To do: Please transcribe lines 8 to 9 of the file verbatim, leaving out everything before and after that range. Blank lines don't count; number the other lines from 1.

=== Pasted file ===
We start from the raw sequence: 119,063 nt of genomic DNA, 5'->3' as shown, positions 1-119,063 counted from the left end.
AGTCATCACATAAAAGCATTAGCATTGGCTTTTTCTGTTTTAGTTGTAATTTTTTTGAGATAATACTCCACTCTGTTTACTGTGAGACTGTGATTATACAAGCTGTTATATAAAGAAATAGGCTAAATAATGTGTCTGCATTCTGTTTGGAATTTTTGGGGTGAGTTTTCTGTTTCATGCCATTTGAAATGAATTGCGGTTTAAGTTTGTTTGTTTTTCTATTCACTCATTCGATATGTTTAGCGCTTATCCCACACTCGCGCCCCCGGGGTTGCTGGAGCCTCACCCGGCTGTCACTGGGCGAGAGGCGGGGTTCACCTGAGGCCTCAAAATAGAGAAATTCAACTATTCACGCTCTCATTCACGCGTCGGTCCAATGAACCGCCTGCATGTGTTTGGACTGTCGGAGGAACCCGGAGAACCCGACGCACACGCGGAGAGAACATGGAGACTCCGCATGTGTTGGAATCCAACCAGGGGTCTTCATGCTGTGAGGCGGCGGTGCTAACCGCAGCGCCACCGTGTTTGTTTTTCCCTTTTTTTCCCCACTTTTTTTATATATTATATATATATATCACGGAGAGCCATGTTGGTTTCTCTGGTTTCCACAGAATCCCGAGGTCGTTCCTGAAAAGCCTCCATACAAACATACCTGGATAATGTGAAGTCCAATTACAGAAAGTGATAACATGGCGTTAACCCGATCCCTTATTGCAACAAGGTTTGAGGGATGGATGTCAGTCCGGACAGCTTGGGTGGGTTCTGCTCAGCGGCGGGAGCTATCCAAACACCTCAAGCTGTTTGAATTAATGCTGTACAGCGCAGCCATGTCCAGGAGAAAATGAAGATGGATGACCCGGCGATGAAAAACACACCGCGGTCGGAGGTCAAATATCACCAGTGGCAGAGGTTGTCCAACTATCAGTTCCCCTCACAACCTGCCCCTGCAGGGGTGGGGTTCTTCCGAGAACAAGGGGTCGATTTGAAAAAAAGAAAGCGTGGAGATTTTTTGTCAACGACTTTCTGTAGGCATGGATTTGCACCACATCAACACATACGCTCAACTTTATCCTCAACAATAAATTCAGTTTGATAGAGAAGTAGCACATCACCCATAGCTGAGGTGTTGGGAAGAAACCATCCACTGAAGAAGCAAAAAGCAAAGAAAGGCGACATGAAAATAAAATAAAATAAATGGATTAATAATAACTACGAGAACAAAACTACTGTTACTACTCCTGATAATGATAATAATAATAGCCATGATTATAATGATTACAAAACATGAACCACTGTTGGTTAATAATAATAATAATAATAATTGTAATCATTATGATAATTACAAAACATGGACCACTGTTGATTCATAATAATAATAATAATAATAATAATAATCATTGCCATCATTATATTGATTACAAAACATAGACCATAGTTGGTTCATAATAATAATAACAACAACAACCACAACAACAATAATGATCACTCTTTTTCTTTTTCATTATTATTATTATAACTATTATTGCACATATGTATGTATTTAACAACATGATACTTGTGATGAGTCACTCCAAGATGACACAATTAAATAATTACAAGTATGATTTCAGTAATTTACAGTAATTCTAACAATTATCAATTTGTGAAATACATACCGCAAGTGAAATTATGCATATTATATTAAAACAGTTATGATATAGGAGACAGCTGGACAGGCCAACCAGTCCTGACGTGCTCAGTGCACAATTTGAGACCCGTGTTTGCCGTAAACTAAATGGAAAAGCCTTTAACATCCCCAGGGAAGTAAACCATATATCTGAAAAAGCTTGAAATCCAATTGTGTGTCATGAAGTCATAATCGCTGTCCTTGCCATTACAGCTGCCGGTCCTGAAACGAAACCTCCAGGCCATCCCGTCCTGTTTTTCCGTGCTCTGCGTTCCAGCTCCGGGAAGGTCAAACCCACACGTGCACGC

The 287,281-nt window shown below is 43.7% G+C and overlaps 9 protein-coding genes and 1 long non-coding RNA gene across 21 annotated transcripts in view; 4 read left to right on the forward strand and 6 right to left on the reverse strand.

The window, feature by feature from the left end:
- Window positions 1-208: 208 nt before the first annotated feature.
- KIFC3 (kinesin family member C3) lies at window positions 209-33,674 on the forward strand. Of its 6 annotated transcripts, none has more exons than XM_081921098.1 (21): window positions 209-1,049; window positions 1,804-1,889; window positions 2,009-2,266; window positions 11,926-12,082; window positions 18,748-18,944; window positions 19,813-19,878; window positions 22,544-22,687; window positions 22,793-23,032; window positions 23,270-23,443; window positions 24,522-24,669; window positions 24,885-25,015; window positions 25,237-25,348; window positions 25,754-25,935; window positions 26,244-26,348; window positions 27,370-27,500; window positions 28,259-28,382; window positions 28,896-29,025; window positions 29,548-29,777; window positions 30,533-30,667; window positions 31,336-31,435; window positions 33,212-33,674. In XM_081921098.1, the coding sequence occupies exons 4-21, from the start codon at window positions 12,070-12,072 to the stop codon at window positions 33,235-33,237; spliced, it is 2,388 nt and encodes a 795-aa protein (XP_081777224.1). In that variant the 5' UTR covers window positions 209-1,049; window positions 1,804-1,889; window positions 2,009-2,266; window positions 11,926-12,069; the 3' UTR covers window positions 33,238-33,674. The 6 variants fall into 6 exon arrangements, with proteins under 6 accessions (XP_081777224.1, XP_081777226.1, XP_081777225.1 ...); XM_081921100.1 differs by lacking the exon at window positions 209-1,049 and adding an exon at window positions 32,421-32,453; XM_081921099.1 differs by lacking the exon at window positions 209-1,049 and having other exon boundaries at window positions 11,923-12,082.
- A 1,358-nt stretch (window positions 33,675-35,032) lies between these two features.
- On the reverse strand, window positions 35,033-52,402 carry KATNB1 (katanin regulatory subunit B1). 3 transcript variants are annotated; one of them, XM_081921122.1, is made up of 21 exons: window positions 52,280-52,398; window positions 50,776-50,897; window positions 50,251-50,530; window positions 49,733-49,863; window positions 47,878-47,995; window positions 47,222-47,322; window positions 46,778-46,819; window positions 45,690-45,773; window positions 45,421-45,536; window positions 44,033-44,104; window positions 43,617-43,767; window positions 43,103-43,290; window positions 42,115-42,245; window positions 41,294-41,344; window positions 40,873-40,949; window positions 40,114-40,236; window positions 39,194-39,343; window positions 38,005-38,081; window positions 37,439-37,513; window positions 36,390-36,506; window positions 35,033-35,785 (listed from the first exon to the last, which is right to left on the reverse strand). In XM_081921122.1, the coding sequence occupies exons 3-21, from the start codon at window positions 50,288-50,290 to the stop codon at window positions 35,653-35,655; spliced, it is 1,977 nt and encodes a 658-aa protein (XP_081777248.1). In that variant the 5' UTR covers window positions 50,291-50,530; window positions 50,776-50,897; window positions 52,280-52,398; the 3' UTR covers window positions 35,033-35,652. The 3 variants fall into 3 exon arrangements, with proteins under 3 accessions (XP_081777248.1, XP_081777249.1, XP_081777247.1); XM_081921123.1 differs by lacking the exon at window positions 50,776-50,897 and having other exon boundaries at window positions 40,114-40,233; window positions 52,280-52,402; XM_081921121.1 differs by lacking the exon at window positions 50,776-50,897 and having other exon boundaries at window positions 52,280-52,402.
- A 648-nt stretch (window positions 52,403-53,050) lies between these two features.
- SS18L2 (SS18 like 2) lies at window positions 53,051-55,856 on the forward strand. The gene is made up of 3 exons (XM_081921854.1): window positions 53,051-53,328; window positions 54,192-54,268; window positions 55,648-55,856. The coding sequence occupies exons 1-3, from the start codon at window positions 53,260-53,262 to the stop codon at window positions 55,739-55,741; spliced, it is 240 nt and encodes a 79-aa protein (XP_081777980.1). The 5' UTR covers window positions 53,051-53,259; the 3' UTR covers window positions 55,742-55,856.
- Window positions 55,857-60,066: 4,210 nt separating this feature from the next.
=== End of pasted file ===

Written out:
- On the reverse strand, window positions 35,033-52,402 carry KATNB1 (katanin regulatory subunit B1). 3 transcript variants are annotated; one of them, XM_081921122.1, is made up of 21 exons: window positions 52,280-52,398; window positions 50,776-50,897; window positions 50,251-50,530; window positions 49,733-49,863; window positions 47,878-47,995; window positions 47,222-47,322; window positions 46,778-46,819; window positions 45,690-45,773; window positions 45,421-45,536; window positions 44,033-44,104; window positions 43,617-43,767; window positions 43,103-43,290; window positions 42,115-42,245; window positions 41,294-41,344; window positions 40,873-40,949; window positions 40,114-40,236; window positions 39,194-39,343; window positions 38,005-38,081; window positions 37,439-37,513; window positions 36,390-36,506; window positions 35,033-35,785 (listed from the first exon to the last, which is right to left on the reverse strand). In XM_081921122.1, the coding sequence occupies exons 3-21, from the start codon at window positions 50,288-50,290 to the stop codon at window positions 35,653-35,655; spliced, it is 1,977 nt and encodes a 658-aa protein (XP_081777248.1). In that variant the 5' UTR covers window positions 50,291-50,530; window positions 50,776-50,897; window positions 52,280-52,398; the 3' UTR covers window positions 35,033-35,652. The 3 variants fall into 3 exon arrangements, with proteins under 3 accessions (XP_081777248.1, XP_081777249.1, XP_081777247.1); XM_081921123.1 differs by lacking the exon at window positions 50,776-50,897 and having other exon boundaries at window positions 40,114-40,233; window positions 52,280-52,402; XM_081921121.1 differs by lacking the exon at window positions 50,776-50,897 and having other exon boundaries at window positions 52,280-52,402.
- A 648-nt stretch (window positions 52,403-53,050) lies between these two features.